Thursday, July 23, 2009
Laundry - Kickin' it Old School
The washer stopped working today...and I had three loads of laundry planned. Hubby figured out that it's the switch in the lid, but we still have to find the time to dismantle the washer, possibly get the part, all that. And - I still have all these dirty clothes.
Ever since I started messing with the homemade laundry soap, I have been gathering various things I'd need to do the laundry outdoors. I have everything but a wringer washer (I would LOVE to have a wringer washer!). I even made a little mini washer from a plunger and a 5 gallon bucket! So today, I decided to test my 'stuff' and see how it works.
Most of this stuff serves some other (more normal) purpose. We bathe Little Bit in that blue tub (inside the bathtub in the house - promise!) The galvanized tub is from my own childhood - I used to bathe in it when we lived in the house in Wisconsin (sometimes indoors, sometimes out) and I use it for all sorts of things outdoors. The wagon that's beneath the tubs is a utility wagon, and just made things easier by getting them up off the ground. The mop bucket is for getting water out of the clothing. The bucket that says 'Tidy Cats' is my laundry soap, and the bucket on top of it is my 'washing machine'.
Before I got everything gathered, I put the hoses onto the spigot, filled them, shut off the valves at the ends and left them out in the sun. That's the quickest, easiest way to get hot water.
Then I turned on the radio and got started.
This is the washer - an old 5 gallon paint bucket, cleaned out. A dollar store plunger, and a hole drilled in the lid of the bucket, and that's pretty much the whole deal.
I put in a half cup of laundry soap, filled it about half full of hot water, then agitated to dissolve the soap. You don't want to fill it too full - leave room for the clothes, and to mix things around.
The water from the first hose had turned cold, so I used it to fill the rinse tub.
Water from the second hose (still hot) is used to fill the pre-soak tub. It will end up being warm water (not all hot), but still just fine. I put some clothes in so they could pre-soak - mostly to get them wet and soften up any 'crud' on them.
Then, I put a few of those clothes into the washer. I want them to have enough room to move pretty freely, but enough 'friction' from other stuff to get them clean as well.
Put the lid on, and agitate.
I found that 3 verses of You Are My Sunshine was a good amount of agitation and got most everything clean. There were a few items that needed some extra scrubbing with the wash board, but mostly I got things clean with the little washer.
Take off the lid, take out the plunger, and put the clothing into the mop bucket squeezie thing.
Then, into the rinse water. I let them 'rest' in the rinse water while I was sloshing more tiny loads of laundry. I just added more clear water with each addition of laundry.
Once you've got the rinse tub full, take the hose and rinse any soap residue from the mop bucket.
Rinse the plunger, and use it to agitate the clothing in the rinse water.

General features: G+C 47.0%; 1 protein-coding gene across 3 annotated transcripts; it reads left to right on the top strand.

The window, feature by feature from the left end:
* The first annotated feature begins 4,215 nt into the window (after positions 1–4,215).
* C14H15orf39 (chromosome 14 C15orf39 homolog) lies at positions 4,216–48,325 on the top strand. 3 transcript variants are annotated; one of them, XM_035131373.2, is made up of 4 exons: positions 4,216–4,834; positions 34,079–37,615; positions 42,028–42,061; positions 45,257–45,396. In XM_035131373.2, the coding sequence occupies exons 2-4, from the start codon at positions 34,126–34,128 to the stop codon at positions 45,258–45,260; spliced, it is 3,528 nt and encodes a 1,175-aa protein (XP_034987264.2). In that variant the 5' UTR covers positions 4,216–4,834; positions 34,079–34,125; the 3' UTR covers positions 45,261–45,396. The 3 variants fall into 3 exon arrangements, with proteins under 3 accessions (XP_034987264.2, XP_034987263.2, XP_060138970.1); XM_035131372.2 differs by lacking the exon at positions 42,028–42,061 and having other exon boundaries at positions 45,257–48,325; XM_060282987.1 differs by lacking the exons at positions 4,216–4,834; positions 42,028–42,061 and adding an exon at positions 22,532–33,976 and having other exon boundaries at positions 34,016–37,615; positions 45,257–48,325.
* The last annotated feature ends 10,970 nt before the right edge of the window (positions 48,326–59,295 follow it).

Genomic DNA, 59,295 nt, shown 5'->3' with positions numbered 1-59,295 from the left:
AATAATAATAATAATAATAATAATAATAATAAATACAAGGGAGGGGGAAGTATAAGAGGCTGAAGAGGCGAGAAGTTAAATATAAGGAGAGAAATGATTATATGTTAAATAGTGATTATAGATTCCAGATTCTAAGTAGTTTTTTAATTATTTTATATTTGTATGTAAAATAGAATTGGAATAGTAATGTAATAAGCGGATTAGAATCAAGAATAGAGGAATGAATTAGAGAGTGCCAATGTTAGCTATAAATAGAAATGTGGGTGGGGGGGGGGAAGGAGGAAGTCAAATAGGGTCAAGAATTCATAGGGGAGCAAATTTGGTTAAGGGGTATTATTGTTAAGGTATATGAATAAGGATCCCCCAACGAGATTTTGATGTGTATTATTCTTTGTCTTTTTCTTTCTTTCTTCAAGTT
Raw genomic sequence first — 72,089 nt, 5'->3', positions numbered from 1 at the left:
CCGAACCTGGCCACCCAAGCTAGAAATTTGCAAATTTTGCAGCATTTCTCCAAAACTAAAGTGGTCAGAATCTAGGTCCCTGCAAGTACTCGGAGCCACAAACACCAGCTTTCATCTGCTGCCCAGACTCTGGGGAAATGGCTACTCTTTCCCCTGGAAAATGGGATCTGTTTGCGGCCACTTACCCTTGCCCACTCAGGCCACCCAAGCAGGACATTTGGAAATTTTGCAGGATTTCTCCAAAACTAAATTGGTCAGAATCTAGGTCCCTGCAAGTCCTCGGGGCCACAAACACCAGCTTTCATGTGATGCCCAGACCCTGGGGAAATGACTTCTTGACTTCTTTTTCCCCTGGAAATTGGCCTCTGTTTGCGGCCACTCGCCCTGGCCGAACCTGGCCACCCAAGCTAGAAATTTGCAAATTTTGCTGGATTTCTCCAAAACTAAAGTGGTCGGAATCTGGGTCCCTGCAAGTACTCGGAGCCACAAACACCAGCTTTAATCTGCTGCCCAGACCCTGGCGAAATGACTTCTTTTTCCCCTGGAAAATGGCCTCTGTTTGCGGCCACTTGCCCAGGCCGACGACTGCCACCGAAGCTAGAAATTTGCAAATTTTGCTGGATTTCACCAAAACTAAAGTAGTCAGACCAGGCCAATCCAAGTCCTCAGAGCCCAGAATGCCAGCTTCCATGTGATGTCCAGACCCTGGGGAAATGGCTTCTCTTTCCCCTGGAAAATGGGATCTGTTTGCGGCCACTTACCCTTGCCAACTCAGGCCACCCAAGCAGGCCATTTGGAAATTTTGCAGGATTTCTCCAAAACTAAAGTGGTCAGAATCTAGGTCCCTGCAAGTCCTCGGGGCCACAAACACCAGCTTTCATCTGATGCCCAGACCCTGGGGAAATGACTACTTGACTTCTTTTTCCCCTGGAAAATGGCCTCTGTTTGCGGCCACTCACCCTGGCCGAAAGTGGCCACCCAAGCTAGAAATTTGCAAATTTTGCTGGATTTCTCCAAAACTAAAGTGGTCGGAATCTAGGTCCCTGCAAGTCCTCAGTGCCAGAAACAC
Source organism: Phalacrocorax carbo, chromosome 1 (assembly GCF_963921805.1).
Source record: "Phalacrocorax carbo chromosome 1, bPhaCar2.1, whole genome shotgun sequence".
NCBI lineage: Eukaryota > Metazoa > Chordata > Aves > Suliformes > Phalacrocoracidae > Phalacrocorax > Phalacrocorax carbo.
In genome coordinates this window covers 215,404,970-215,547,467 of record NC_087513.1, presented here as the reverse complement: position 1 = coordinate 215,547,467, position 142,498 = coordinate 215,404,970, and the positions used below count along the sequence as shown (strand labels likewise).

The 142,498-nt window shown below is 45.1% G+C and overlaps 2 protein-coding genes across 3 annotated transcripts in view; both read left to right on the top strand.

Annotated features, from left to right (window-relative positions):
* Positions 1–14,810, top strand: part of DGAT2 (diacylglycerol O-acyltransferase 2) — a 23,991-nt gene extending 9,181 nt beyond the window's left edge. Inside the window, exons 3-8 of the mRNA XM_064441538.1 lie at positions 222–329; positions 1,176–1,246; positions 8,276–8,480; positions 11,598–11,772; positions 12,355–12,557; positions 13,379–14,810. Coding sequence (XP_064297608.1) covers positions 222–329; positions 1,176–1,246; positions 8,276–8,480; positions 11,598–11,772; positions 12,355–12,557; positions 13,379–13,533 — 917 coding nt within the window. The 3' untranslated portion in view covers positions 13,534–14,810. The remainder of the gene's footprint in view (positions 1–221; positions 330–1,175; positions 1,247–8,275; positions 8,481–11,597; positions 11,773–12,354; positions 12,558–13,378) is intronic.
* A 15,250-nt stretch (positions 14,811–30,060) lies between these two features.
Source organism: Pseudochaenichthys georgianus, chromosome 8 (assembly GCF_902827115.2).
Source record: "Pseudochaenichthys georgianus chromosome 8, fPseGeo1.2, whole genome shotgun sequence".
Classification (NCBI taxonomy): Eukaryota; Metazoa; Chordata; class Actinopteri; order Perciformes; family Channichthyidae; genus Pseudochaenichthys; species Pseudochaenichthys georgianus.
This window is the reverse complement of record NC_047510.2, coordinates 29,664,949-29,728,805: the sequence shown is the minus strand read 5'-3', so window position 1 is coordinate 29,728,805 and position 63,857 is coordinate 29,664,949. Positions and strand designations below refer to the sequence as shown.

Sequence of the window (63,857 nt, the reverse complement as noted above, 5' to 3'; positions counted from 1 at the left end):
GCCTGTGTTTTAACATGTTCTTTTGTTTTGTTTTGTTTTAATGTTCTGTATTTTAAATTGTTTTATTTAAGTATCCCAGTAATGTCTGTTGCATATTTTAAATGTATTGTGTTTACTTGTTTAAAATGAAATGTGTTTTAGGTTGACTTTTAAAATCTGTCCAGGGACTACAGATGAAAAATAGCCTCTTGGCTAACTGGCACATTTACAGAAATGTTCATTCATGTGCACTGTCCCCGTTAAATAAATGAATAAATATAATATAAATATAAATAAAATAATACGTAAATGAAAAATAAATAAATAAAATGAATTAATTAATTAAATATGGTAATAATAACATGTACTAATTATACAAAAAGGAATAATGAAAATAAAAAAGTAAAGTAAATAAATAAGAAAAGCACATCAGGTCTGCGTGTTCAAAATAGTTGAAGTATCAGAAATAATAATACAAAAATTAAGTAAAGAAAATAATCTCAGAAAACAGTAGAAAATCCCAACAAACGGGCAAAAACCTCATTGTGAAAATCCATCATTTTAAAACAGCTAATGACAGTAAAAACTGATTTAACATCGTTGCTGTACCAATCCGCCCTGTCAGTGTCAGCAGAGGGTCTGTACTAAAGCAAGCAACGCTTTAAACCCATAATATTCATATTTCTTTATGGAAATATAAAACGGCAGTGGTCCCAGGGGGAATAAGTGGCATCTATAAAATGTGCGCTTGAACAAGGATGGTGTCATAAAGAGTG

Then, squeeze them again in the mop bucket, put them into a laundry basket, and when it's about half full (they are much wetter, and much heavier than machine laundered clothing) go hang them on the clothesline.
(PS - A while back I made a clothespin bag to match that apron. Cute, yes?)
Repeat, repeat, repeat, until all the clothing is washed, rinsed, and hung to dry. I emptied the washer and/or the tubs any time I felt like they needed it, and started with fresh water. I gave the rinse water to the amaranth and quinoa, and the more 'grey' water to surrounding (non food) trees.
For big pieces that you can't squeeze with the mop bucket, you can put them (one at a time) into a plastic laundry basket, turned on its side, so some of the water will drain off. Set it over something like the rinse tub so that the clothing (or in this case, a quilt) doesn't get dirty. Leave it there a good long while, then squeeze it out by hand as best you can and hang it to dry. These were done earlier, since they were the items that were in the washer when it quit working.
I know. I keep switching into 'tutorial speak'...like anyone else is nutty enough to do this. Truth be told, it was a lot of work...and I didn't have to haul the water from a creek, heat it with a fire, any of that. But compared to what we're used to these days for 'doing laundry', this was a lot more physical and a lot more time consuming. It was kinda fun...and kinda cool...but I'll be really glad when the washer is working, hee hee.
I still had to clean up the buckets, tubs, wagon, all that. And meanwhile, Little Bit was playing with them.
And putting dirt in them. Grr.
But eventually, I got everything cleaned up. The clothes went on the line dripping wet, but by nightfall they were just 'really wet'. They should dry some time tomorrow.
UPDATE: The clothes did dry...and it did take part of the next day. Things are a little more wrinkly, but all in all, everything looks pretty good. I was tired the day after - not entirely from the washing, but I did take an afternoon nap. Meanwhile, hubby properly diagnosed the problem (the switch in the lid that tells the machine that it can drain and spin was broken), then he fixed the switch and re-installed it. Yay!